2019 – How to talk about the future

Happy New Year! 🙂

I hope that you all enjoyed your New Year’s Eve celebrations!

Now that 2019 has started, have you made any New Year’s resolutions, plans or predictions? Do you know how to say these in English? Well, hopefully this week’s blog post will help you…


‘Will’ for Predictions

Firstly, if you want to make any predictions about the year ahead, you should use ‘will’.

Making a prediction means saying what you think will happen in the future.

For example:

“I think that Manchester United will win the Premier League this year.”

“I doubt I‘ll get a pay rise this year.”

Now you try:

Write down four predictions for 2019 about anything you like – your life, your friends/family members’ lives, your favourite sport, the world in general…



‘Going to’ for Plans or Goals

Secondly, if you want to talk about your plans, goals or intentions for 2019, you should use ‘going to’.

This is the most common way of talking about your New Year’s Resolutions.

For example:

“I’m going to lose weight this year.”

“I’m not going to be late for anything this year.”

Now you try:

Write down your four main resolutions for 2019… what would you like to achieve this year? What would you like to change about yourself?

I hope that you have some interesting predictions and plans for the year ahead… If you would like to share them, feel free to write a comment below or email me at charlottesenglishlessons@gmail.com! Maybe I will share some of my predictions and resolutions for 2019 with you too…!

Brexit in 8 Words

If you read or listen to news from the UK to help you learn English, you may have read or heard a lot about Brexit. This week, especially, there is quite a lot about Brexit in the news.

But how much do you know about Brexit? Do you read newspaper articles in confusion and give up?!

If so, don’t worry! I will explain a few of the main words related to Brexit below to help you understand a bit better…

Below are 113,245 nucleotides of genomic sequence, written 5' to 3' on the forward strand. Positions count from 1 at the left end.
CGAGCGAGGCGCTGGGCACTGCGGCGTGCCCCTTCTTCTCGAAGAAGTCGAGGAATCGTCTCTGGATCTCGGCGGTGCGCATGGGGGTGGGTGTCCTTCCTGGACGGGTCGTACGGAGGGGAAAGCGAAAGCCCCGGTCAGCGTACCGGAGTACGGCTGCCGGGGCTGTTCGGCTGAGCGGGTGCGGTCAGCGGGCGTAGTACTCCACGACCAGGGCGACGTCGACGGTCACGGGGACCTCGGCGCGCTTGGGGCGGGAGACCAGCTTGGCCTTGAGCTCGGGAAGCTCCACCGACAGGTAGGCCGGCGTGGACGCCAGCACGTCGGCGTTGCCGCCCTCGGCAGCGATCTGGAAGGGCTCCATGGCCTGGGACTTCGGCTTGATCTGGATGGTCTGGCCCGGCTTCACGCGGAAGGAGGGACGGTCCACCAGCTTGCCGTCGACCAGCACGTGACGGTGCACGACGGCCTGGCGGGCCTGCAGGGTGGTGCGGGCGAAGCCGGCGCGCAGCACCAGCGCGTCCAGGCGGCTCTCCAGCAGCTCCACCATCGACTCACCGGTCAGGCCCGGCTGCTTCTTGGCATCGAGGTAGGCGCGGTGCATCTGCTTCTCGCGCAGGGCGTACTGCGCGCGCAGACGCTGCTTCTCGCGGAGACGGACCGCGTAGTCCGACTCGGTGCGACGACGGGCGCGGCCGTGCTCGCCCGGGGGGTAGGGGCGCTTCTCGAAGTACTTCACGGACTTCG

1. Brexit


So what does the word Brexit mean?? It is made up of two words: ‘Br’ from ‘Britain’ and ‘exit’ from ‘exit’.

This word is talking about Britain’s exit from the EU.


2. EU


But hang on, what is the EU? The EU is the European Union.

The EU is a bit like a members club which is made up of 28 countries (‘member states’) at the moment, including the UK.


3. Eurosceptic


So why would Britain want to leave the EU? The reason is the Eurosceptics.

Well, what is a Eurosceptic? This is a person who doesn’t like, or doesn’t want to be in, the EU.  (These people are also sometimes called ‘Brexiteers’.)


4. Remainer


And what is the opposite of a Eurosceptic? A Remainer.

A Remainer is someone who wants to stay in the EU.


5. Referendum


Okay, so there are Eurosceptics and Remainers. They both want different things. So how can the UK decide what to do?

Well, a referendum is a vote for the residents of a country to answer a question on their country’s future.

In 2016 we had a referendum in the UK. The question was: “Should the United Kingdom remain a member of the European Union or leave the European Union?” 51.9% said “Leave” and 48.1% said “Remain”.

So, the Eurosceptics won!

Now, people are talking about a second referendum (sometimes called a “people’s vote“). This means asking people in the UK to vote again about whether we should leave the EU or not. This might happen, but it also might not…


6. Politician


Since the referendum in 2016, politicians from the UK have been talking a lot to politicians from the EU about the UK leaving the EU.

So who is a politician? You probably know this word! A politician is a person who works in politics.


7. MP


Okay, maybe you know the word ‘politician’ but keep reading about MPs – who are they?

MP stands for Member of Parliament: a politician who has been elected (voted for) in an election.

All the different MPs have very different views on Brexit!


8. Parliament


And what is this word Parliament?

Parliament is the group of politicians who make the laws for the country. Parliament is made up of politicians from different political parties.

At the moment, Parliament is considering the Brexit deal Theresa May (the Prime Minister) agreed with the EU.


So what will happen next? Keep following the news and find out! Will the UK exit the EU after all??

What do you think about Brexit? Would it be a good or a bad thing for the UK to exit the EU? Let me know what you think, or if you have any questions, by writing a reply to this blog post below, or send me an email at charlottesenglishlessons@gmail.com.